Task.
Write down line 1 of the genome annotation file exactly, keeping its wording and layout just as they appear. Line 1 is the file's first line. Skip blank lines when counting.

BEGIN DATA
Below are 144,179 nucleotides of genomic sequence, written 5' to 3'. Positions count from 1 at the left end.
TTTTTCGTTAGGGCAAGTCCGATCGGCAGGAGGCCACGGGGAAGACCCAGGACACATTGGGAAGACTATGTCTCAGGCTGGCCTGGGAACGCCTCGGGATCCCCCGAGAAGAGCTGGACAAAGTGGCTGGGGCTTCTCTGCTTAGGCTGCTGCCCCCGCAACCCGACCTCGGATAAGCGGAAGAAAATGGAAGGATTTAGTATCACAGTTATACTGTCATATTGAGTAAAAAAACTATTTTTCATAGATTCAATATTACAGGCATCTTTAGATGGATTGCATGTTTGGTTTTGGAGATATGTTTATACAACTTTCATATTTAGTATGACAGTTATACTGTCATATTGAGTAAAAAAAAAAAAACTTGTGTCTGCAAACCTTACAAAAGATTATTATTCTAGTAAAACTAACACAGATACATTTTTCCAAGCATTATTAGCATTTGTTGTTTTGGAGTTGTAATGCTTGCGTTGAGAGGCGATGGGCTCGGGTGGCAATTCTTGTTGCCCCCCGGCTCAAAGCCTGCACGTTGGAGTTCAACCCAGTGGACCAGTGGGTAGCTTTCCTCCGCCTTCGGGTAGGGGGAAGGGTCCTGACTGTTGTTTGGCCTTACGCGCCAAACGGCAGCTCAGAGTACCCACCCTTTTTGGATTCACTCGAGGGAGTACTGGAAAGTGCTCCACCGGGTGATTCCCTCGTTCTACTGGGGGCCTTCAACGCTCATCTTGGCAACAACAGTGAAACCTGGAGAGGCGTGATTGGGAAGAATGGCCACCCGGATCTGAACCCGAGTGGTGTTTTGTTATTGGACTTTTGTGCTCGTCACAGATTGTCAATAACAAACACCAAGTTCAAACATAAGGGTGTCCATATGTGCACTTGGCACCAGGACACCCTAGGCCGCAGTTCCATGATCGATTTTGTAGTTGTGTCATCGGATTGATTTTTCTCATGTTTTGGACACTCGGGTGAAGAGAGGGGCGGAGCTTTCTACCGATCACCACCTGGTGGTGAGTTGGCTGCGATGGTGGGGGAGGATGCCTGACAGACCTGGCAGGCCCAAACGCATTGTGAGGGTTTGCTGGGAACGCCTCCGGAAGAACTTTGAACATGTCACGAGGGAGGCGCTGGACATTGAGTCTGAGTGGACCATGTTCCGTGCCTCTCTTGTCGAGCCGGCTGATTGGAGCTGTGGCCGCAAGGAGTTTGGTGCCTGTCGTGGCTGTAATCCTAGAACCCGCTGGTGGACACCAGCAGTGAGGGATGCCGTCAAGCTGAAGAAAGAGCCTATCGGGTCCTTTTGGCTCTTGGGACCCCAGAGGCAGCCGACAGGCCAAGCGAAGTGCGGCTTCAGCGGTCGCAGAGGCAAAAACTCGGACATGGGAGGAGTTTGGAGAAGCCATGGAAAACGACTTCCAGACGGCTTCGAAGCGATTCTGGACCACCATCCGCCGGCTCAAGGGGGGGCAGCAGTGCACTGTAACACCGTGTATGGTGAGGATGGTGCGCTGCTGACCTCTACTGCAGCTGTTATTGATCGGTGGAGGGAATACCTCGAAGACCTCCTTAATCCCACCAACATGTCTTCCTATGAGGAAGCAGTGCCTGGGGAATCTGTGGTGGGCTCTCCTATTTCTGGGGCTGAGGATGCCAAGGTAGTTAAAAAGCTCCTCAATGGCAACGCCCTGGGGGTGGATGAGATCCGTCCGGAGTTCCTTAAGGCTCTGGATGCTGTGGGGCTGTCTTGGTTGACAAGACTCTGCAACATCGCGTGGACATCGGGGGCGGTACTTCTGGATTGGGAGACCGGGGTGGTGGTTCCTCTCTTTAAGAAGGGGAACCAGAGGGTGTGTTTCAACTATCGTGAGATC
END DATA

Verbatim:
Below are 144,179 nucleotides of genomic sequence, written 5' to 3'. Positions count from 1 at the left end.